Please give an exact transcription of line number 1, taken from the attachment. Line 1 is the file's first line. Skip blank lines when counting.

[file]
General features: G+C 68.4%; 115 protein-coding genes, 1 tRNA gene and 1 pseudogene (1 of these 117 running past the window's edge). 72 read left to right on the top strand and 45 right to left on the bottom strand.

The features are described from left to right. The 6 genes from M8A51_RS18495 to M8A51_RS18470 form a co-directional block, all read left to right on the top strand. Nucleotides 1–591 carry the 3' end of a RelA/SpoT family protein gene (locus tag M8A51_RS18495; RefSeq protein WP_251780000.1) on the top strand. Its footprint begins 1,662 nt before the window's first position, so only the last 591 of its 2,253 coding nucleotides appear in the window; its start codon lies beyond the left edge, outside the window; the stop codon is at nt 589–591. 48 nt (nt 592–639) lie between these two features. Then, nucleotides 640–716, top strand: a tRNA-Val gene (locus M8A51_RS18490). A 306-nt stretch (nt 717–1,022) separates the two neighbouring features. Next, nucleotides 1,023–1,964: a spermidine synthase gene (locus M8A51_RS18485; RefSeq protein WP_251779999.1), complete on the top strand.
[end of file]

General features: G+C 68.4%; 115 protein-coding genes, 1 tRNA gene and 1 pseudogene (1 of these 117 running past the window's edge). 72 read left to right on the top strand and 45 right to left on the bottom strand.